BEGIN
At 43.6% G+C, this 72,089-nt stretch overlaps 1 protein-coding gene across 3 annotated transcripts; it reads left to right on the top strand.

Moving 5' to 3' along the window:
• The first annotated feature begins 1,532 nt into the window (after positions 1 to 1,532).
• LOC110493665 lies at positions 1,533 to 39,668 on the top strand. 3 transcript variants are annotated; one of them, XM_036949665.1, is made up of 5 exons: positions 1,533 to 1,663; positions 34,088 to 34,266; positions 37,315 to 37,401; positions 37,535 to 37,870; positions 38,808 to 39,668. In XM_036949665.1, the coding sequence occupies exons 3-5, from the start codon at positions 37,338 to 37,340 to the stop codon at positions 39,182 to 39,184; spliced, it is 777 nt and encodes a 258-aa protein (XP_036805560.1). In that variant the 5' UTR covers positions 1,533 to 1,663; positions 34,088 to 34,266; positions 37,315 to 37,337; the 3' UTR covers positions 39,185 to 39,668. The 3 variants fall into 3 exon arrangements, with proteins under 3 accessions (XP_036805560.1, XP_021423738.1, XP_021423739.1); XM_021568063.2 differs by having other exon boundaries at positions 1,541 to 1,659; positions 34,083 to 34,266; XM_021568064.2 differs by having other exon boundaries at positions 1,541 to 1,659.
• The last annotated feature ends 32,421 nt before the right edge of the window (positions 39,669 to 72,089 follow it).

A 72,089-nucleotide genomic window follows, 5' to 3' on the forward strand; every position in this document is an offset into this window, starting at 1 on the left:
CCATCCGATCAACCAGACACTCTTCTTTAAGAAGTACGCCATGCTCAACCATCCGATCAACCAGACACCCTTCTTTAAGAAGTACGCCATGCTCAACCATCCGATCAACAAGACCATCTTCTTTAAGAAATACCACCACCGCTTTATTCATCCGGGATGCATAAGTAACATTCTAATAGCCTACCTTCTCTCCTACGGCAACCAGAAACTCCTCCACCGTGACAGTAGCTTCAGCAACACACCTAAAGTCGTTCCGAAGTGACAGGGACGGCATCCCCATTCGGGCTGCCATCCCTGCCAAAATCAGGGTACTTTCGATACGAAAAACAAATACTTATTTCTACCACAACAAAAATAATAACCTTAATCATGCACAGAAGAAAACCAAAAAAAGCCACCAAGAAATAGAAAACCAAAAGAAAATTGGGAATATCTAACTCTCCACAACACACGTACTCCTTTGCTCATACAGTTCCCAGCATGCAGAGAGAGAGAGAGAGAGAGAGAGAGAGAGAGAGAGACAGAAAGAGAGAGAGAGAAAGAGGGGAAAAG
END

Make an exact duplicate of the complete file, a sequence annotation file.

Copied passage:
At 43.6% G+C, this 72,089-nt stretch overlaps 1 protein-coding gene across 3 annotated transcripts; it reads left to right on the top strand.

Moving 5' to 3' along the window:
• The first annotated feature begins 1,532 nt into the window (after positions 1 to 1,532).
• LOC110493665 lies at positions 1,533 to 39,668 on the top strand. 3 transcript variants are annotated; one of them, XM_036949665.1, is made up of 5 exons: positions 1,533 to 1,663; positions 34,088 to 34,266; positions 37,315 to 37,401; positions 37,535 to 37,870; positions 38,808 to 39,668. In XM_036949665.1, the coding sequence occupies exons 3-5, from the start codon at positions 37,338 to 37,340 to the stop codon at positions 39,182 to 39,184; spliced, it is 777 nt and encodes a 258-aa protein (XP_036805560.1). In that variant the 5' UTR covers positions 1,533 to 1,663; positions 34,088 to 34,266; positions 37,315 to 37,337; the 3' UTR covers positions 39,185 to 39,668. The 3 variants fall into 3 exon arrangements, with proteins under 3 accessions (XP_036805560.1, XP_021423738.1, XP_021423739.1); XM_021568063.2 differs by having other exon boundaries at positions 1,541 to 1,659; positions 34,083 to 34,266; XM_021568064.2 differs by having other exon boundaries at positions 1,541 to 1,659.
• The last annotated feature ends 32,421 nt before the right edge of the window (positions 39,669 to 72,089 follow it).

A 72,089-nucleotide genomic window follows, 5' to 3' on the forward strand; every position in this document is an offset into this window, starting at 1 on the left:
CCATCCGATCAACCAGACACTCTTCTTTAAGAAGTACGCCATGCTCAACCATCCGATCAACCAGACACCCTTCTTTAAGAAGTACGCCATGCTCAACCATCCGATCAACAAGACCATCTTCTTTAAGAAATACCACCACCGCTTTATTCATCCGGGATGCATAAGTAACATTCTAATAGCCTACCTTCTCTCCTACGGCAACCAGAAACTCCTCCACCGTGACAGTAGCTTCAGCAACACACCTAAAGTCGTTCCGAAGTGACAGGGACGGCATCCCCATTCGGGCTGCCATCCCTGCCAAAATCAGGGTACTTTCGATACGAAAAACAAATACTTATTTCTACCACAACAAAAATAATAACCTTAATCATGCACAGAAGAAAACCAAAAAAAGCCACCAAGAAATAGAAAACCAAAAGAAAATTGGGAATATCTAACTCTCCACAACACACGTACTCCTTTGCTCATACAGTTCCCAGCATGCAGAGAGAGAGAGAGAGAGAGAGAGAGAGAGAGAGAGACAGAAAGAGAGAGAGAGAAAGAGGGGAAAAG